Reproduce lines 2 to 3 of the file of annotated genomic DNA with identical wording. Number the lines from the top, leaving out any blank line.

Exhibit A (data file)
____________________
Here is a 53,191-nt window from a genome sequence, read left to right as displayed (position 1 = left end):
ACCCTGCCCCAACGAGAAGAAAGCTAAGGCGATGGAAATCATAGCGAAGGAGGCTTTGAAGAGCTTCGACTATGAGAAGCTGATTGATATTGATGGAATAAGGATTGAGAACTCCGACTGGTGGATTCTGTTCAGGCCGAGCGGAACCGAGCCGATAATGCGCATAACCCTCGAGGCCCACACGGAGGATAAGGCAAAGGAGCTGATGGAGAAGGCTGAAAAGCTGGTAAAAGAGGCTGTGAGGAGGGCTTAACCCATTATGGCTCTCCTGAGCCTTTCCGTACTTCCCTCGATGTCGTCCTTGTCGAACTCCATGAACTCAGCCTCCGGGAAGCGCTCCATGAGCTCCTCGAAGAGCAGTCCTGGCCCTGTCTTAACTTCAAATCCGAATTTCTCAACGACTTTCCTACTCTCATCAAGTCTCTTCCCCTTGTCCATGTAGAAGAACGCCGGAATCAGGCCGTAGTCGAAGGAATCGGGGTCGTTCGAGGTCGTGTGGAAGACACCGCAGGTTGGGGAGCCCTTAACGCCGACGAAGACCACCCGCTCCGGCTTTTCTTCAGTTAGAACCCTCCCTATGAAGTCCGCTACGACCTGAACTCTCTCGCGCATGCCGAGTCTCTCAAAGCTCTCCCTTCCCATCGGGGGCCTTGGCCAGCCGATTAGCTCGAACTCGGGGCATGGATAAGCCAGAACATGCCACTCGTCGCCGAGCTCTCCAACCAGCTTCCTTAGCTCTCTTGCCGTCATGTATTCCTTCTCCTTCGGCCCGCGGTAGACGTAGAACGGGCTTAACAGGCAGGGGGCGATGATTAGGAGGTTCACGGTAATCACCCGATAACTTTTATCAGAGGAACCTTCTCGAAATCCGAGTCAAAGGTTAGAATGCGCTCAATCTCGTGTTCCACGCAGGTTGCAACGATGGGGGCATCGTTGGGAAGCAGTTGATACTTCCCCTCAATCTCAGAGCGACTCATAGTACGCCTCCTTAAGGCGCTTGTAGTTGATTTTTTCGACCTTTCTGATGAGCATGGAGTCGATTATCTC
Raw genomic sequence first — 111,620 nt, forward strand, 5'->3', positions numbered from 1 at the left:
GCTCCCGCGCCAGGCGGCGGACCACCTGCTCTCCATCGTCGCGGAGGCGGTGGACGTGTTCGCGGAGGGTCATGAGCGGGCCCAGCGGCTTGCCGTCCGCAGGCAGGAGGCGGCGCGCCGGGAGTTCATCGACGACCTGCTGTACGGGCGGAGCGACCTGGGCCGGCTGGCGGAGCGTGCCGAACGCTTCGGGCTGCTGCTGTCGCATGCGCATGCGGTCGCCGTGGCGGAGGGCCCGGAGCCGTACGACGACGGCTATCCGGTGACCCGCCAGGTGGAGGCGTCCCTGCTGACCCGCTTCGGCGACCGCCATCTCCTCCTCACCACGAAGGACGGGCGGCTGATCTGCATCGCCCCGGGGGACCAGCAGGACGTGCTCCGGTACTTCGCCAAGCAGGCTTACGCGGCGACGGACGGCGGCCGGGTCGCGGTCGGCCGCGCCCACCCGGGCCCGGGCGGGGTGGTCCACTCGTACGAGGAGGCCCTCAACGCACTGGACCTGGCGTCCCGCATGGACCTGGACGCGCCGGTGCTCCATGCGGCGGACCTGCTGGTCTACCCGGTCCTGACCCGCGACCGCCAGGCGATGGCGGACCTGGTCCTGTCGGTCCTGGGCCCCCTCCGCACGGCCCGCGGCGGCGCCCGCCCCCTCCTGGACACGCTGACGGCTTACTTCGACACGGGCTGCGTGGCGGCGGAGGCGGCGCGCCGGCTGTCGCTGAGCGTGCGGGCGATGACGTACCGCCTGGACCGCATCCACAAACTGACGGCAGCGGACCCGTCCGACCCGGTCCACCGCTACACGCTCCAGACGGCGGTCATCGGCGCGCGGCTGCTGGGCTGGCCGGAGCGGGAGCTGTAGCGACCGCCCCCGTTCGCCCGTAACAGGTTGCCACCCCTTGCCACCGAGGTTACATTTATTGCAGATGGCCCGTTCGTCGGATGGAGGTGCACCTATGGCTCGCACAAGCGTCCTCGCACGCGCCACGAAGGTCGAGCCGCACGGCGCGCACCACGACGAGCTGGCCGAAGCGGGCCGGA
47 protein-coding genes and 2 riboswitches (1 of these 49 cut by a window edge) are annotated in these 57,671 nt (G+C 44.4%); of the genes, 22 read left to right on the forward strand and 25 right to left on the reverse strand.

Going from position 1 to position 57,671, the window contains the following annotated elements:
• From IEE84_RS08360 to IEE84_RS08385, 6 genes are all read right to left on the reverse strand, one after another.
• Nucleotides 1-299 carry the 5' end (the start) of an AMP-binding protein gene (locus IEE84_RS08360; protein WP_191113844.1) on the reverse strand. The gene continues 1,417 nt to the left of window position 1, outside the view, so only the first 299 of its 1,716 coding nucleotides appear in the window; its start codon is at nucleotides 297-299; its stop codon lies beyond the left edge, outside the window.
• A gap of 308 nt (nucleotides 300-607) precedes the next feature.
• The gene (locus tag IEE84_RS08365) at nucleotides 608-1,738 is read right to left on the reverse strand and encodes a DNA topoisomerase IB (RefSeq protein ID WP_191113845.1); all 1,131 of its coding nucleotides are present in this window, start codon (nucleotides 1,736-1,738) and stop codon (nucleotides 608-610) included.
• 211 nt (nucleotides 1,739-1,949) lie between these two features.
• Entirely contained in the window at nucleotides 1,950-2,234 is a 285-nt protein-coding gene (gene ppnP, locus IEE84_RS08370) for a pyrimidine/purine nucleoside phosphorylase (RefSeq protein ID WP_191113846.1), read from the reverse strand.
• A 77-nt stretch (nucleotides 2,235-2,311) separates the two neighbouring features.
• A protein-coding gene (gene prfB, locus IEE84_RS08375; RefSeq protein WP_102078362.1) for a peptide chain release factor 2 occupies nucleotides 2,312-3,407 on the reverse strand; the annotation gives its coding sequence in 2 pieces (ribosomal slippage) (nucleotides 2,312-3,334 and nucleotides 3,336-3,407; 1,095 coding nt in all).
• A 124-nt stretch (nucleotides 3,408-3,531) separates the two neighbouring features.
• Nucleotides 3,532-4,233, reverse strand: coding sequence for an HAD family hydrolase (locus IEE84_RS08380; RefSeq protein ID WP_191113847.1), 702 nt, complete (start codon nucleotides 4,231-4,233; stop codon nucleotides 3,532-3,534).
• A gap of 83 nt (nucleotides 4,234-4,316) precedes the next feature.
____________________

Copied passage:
ACCCTGCCCCAACGAGAAGAAAGCTAAGGCGATGGAAATCATAGCGAAGGAGGCTTTGAAGAGCTTCGACTATGAGAAGCTGATTGATATTGATGGAATAAGGATTGAGAACTCCGACTGGTGGATTCTGTTCAGGCCGAGCGGAACCGAGCCGATAATGCGCATAACCCTCGAGGCCCACACGGAGGATAAGGCAAAGGAGCTGATGGAGAAGGCTGAAAAGCTGGTAAAAGAGGCTGTGAGGAGGGCTTAACCCATTATGGCTCTCCTGAGCCTTTCCGTACTTCCCTCGATGTCGTCCTTGTCGAACTCCATGAACTCAGCCTCCGGGAAGCGCTCCATGAGCTCCTCGAAGAGCAGTCCTGGCCCTGTCTTAACTTCAAATCCGAATTTCTCAACGACTTTCCTACTCTCATCAAGTCTCTTCCCCTTGTCCATGTAGAAGAACGCCGGAATCAGGCCGTAGTCGAAGGAATCGGGGTCGTTCGAGGTCGTGTGGAAGACACCGCAGGTTGGGGAGCCCTTAACGCCGACGAAGACCACCCGCTCCGGCTTTTCTTCAGTTAGAACCCTCCCTATGAAGTCCGCTACGACCTGAACTCTCTCGCGCATGCCGAGTCTCTCAAAGCTCTCCCTTCCCATCGGGGGCCTTGGCCAGCCGATTAGCTCGAACTCGGGGCATGGATAAGCCAGAACATGCCACTCGTCGCCGAGCTCTCCAACCAGCTTCCTTAGCTCTCTTGCCGTCATGTATTCCTTCTCCTTCGGCCCGCGGTAGACGTAGAACGGGCTTAACAGGCAGGGGGCGATGATTAGGAGGTTCACGGTAATCACCCGATAACTTTTATCAGAGGAACCTTCTCGAAATCCGAGTCAAAGGTTAGAATGCGCTCAATCTCGTGTTCCACGCAGGTTGCAACGATGGGGGCATCGTTGGGAAGCAGTTGATACTTCCCCTCAATCTCAGAGCGACTCATAGTACGCCTCCTTAAGGCGCTTGTAGTTGATTTTTTCGACCTTTCTGATGAGCATGGAGTCGATTATCTC
Raw genomic sequence first — 111,620 nt, forward strand, 5'->3', positions numbered from 1 at the left: